This is a huge day.
The Catholic Church of the Dark and Middle Ages printed festival days and saint's days in red ink. Thus the term red-letter day, meaning any day of special import.
Well, import this:
It's the birthday of Twitter, which first went live on March 21, 2006. Creator Jack Dorsey, who'd thought Twitter up in 2001 but hadn't actually created it until just that day, sent the first self-inputted (that is, nonautomated) tweet message: "inviting coworkers."
OK, it's not "Mr. Watson, come here, I want to see you" (what Alexander Graham Bell is said to have said in the first telephonic message, to his assistant, Thomas Watson) or even "Mary had a little lamb," which Thomas Edison said in one of the earliest of all voice recordings (1877). But it was going to be big, very big.
Seven years old! Old enough for your first cowboy suit!
But wait, there's more!
And it's also World Poetry Day. Welttag der Poesie! Dia Mundial de la Poesia!
What to do?
Tweet a favorite few words of verse.
I tweeted and Facebook-posted the following, from "Mayakovsky," by Frank O'Hara, via the wonderful poet/playwright Elizabeth Scanlon:
Now I am quietly waiting for
the catastrophe of my personality
to seem beautiful again,
and interesting, and modern.
I would have posted this, from "Blackberrying," by Sylvia Plath:
The only thing to come now is the sea.
From between two hills a sudden wind funnels at me,
Slapping its phantom laundry in my face.
These hills are too green and sweet to have tasted salt.
I follow the sheep path between them. A last hook brings me
To the hills' northern face, and the face is orange rock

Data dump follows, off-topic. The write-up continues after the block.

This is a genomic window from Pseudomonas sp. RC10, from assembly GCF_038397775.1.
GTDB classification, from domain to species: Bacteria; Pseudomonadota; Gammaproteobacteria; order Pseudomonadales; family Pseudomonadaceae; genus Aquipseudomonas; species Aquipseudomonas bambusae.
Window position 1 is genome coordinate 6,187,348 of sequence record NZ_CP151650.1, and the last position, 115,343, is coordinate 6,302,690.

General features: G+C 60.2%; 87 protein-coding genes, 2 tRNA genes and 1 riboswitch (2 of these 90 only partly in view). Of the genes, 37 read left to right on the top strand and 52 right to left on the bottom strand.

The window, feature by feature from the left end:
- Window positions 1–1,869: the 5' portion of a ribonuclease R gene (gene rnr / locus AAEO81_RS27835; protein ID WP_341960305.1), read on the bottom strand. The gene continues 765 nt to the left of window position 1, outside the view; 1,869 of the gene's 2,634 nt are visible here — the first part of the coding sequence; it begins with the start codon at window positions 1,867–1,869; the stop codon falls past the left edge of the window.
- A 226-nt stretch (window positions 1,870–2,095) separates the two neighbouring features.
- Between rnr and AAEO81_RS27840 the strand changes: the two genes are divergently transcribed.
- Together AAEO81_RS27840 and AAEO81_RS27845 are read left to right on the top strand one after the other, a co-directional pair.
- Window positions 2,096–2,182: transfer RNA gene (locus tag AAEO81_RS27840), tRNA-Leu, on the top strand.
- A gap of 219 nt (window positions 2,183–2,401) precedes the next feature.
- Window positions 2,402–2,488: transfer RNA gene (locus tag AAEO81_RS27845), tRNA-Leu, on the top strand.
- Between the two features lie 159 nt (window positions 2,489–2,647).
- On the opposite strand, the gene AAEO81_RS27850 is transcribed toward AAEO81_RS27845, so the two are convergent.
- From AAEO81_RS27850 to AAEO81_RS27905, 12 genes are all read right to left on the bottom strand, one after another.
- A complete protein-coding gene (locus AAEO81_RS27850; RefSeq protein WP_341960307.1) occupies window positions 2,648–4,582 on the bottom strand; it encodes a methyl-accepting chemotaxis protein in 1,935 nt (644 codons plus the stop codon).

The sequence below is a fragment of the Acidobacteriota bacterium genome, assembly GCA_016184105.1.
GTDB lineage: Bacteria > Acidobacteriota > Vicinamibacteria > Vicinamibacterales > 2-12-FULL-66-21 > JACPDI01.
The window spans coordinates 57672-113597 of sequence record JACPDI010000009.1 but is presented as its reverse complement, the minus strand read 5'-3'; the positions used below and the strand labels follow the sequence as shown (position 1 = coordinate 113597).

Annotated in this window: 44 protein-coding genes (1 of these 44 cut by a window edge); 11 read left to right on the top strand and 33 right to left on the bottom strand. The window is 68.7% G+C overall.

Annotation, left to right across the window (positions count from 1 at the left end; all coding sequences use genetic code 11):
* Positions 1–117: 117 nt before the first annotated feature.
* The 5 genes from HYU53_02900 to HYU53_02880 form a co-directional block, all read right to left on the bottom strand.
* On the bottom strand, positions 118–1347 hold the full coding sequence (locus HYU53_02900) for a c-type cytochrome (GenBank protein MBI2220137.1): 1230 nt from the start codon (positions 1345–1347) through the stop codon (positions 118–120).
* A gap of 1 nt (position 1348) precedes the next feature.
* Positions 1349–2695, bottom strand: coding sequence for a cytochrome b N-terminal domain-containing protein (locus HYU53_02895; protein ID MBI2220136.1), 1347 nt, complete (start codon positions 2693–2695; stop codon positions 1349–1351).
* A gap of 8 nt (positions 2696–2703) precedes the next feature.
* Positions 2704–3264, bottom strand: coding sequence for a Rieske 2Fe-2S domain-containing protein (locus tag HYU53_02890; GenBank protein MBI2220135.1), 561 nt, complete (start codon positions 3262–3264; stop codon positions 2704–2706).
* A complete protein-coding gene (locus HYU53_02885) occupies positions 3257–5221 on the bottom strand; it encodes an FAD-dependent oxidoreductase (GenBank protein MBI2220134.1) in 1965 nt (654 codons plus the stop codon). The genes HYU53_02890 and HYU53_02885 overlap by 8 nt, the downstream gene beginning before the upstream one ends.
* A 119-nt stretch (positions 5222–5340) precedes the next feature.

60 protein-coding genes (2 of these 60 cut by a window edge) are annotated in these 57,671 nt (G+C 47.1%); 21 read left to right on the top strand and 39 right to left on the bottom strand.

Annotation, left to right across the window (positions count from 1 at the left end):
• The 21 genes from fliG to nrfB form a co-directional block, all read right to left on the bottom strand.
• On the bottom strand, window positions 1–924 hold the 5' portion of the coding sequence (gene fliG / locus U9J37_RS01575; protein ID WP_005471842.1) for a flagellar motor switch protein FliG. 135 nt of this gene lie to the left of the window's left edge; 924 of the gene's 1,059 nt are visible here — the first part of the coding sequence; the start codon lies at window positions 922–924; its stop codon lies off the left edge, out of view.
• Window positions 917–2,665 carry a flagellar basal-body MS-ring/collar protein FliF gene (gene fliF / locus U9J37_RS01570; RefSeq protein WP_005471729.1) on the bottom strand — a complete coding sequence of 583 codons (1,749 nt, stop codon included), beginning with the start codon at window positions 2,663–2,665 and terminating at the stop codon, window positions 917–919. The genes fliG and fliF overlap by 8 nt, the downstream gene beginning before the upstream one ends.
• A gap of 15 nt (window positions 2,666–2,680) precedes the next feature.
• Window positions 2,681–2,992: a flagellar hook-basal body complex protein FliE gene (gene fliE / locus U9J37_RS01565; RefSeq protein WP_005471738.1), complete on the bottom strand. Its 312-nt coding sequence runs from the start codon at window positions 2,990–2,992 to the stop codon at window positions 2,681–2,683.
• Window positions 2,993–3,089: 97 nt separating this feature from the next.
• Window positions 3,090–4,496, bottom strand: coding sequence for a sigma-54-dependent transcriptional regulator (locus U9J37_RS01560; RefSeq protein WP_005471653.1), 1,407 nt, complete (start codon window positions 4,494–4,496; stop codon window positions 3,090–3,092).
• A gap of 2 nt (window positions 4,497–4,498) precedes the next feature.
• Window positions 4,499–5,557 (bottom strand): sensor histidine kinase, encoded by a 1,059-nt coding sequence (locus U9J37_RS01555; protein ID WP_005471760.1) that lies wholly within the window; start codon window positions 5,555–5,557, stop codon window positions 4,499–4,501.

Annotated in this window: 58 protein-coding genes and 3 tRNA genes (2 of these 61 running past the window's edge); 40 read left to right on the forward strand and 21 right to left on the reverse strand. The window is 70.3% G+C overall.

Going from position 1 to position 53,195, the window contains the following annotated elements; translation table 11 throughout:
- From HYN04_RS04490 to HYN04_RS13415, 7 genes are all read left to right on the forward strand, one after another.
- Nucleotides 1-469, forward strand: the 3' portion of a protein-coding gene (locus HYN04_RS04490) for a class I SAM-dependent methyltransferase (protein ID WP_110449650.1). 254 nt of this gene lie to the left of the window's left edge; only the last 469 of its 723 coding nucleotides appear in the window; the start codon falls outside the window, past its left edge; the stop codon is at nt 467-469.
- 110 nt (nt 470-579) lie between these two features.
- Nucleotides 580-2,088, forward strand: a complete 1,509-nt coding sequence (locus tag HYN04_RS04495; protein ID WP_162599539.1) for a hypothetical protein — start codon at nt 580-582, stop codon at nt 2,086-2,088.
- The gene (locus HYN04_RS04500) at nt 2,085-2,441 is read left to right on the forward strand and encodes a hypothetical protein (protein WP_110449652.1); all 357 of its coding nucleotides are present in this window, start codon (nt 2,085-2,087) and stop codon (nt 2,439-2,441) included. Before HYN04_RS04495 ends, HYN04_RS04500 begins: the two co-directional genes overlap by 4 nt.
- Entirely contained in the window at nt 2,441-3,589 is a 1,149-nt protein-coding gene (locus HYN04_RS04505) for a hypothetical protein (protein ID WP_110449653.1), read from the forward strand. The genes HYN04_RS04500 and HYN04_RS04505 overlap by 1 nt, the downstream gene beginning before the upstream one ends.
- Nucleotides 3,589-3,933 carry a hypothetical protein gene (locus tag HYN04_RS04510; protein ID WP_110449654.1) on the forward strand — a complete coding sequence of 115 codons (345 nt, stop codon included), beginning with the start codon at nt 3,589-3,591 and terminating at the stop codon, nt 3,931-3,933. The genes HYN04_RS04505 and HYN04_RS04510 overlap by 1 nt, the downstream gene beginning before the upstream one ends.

That looks out on nothing, nothing but a great space
Of white and pewter lights, and a din like silversmiths Beating and beating at an intractable metal.
But that would have been too long for Twitter.
I tweet the body electric
Hmm. Let's do some math. The world's greatest poem, William Shakespeare's Sonnet 73 ("That time of year thou may'st in me behold"), is about 620 characters, so that's four tweets-plus ... you couldn't even fit in a gem like "A Country Burial," by Emily Dickinson:
Ample make this bed;
Make this bed with awe;
In it wait till judgment break
Excellent and fair.
Be its mattress straight,
Be its pillow round;
Let no sunrise' yellow noise
Interrupt this ground.
But you could get in the wonderful, notorious "So Much Depends," by Penn med school grad William Carlos Williams:
so much depends
the red wheel
glazed with rain
beside the white
Or just a line from a song ("There are places I'll remember/ All my life, though some have changed").
Or . . . tell you what . . . as a public service, here's a 140-character poem. You're free to tweet and retweet:
River meet river/lightning-kiss twice/Twitter born + Poetry Day:/Nice x nice./Message to cosmos:/Versify not curse/Twitter born 4 poetry/And poetry vice verse.
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